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Economy in Brief

EMU PMIs Back-off: Worried?
by Robert Brusca  March 3, 2014

The peculiar case of the EMU slowdown: Just as everyone has begun to agree that the European Monetary Union (EMU) is in a state of recovery, that recovery has begun to downshift. In Q4 much of the euro area emerged from a long, ongoing recession. But in February the overall EMU metric for manufacturing from Markit fell back to 53.17 from 54.01 in January. Germany slipped in a noticeable way, dropping from a reading of 56.52 in January to 54.78 in February. Of the countries in the table, Germany, Italy and Austria backtracked.

Over three months, only France and Ireland have lower gauges than they did over six months, although the Netherlands is close to being in the same boat. All the EMU members in the table have better readings over three months than they have over 12 months; that also enhances the view that the setback in February was temporary.

The standing of the various PMI metrics in their historic ranges also adds to the notion that something good is in train. For all of EMU, the manufacturing PMI metric stands in the 69th percentile of its historic queue. While that is not a strong reading, the top 30th percentile is certainly a position that stands for growth, rather than for contraction.

Spain's manufacturing PMI stands in the 78th percentile of its historic queue. Ireland and the Netherlands stand in their respective 73rd percentiles. Germany stands in its 70th percentile. Close behind is Italy in its 69th percentile, despite its ongoing issues. Austria is sitting in its 59th percentile and France is really behind, standing in the 39th percentile of its historic queue. And these of course are only some of the EMU members and we already find a good deal of variability.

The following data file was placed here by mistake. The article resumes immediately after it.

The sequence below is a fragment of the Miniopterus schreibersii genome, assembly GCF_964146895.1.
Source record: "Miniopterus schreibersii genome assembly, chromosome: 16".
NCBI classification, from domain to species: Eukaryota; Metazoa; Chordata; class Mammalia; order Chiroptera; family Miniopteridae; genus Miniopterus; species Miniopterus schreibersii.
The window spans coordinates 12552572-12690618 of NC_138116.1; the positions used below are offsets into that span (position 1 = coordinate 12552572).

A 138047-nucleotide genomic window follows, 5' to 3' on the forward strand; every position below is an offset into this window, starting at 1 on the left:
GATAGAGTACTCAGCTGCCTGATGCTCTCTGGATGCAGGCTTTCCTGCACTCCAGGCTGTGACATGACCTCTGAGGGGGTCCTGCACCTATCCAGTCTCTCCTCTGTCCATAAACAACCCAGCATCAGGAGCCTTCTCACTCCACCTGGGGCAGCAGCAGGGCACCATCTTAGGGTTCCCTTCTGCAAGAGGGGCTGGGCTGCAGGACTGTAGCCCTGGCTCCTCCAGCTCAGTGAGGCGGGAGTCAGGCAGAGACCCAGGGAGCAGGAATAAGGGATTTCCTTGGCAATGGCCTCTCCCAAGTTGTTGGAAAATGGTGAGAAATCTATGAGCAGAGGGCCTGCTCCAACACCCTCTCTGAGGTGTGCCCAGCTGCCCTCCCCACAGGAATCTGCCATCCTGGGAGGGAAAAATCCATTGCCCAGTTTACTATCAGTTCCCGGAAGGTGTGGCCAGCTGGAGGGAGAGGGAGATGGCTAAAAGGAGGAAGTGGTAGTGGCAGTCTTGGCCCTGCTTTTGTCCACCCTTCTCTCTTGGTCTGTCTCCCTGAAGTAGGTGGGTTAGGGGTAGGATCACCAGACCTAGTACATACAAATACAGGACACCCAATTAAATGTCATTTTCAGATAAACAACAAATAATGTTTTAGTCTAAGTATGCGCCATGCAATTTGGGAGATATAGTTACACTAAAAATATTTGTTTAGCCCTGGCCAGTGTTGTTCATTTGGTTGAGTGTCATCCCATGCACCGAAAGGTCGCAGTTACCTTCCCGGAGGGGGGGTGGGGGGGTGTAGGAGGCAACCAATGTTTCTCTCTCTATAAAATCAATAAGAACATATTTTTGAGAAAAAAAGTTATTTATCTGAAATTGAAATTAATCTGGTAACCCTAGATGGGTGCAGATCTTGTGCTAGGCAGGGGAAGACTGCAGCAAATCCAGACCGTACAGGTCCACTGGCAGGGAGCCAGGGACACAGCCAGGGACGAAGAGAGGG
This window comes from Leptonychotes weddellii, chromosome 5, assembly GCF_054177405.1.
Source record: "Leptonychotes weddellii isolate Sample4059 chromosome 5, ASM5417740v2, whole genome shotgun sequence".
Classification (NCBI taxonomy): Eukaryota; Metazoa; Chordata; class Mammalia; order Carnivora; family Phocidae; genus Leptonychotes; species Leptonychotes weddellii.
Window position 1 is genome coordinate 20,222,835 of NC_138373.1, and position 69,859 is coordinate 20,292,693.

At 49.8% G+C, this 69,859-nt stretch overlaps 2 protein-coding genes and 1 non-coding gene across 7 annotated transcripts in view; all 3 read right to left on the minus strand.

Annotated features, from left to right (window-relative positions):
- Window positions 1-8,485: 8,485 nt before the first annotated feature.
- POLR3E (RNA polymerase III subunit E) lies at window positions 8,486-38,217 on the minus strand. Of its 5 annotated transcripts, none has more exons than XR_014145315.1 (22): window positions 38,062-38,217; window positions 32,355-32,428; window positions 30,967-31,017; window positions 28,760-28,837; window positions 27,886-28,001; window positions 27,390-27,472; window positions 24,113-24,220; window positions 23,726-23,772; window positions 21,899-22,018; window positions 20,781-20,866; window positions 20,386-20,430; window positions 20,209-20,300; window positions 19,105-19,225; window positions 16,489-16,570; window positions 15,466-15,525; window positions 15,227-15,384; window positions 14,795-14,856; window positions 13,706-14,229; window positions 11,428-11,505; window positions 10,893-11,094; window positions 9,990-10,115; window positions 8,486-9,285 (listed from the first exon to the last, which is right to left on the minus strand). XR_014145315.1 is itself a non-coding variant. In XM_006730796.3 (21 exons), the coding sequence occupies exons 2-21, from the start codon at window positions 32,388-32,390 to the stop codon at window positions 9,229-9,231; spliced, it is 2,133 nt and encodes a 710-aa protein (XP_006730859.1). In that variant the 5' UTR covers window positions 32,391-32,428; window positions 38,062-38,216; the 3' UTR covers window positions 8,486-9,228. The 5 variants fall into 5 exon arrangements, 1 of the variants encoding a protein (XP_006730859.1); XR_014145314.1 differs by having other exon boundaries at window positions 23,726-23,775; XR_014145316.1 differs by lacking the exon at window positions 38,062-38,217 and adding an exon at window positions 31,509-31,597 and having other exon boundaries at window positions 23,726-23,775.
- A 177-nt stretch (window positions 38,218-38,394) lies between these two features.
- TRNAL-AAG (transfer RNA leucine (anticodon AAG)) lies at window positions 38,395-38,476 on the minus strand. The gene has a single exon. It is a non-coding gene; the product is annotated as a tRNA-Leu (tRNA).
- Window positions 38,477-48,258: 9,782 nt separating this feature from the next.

Among the non-EMU countries in the table, the UK and Hungary are particularly strong. But the rest of the non-EMU countries are, for the most part, much weaker than the run-of-the-mill EMU member. Four non-EMU members show slippage in their 3-month PMIs compared to six months and several others are barely higher. But compared to 12-month values, two countries, Sweden and Denmark, have weaker readings in the last 3-months. Thus, the euro area not only is struggling itself, but is surrounded by countries that themselves are struggling.

Manufacturing is not the whole of the economy, but it is a sector that has consistently been pushing ahead. Now we see evidence of some waffling and we see come splits developing among various European nations, both EMU members and not EMU members.

While the broad comparisons and the outright ranking of the topical EMU PMIs suggest that recovery is indeed in train, there is also clear contrary evidence of nagging problems that keep the engine missing rather than running smoothly. And this, of course, remains a threat to ongoing growth. For now Europe is on the growth path, but there are clear bumps in the road and obvious unevenness within and around the EMU community itself, and these irregularities pose threats to continued growth.

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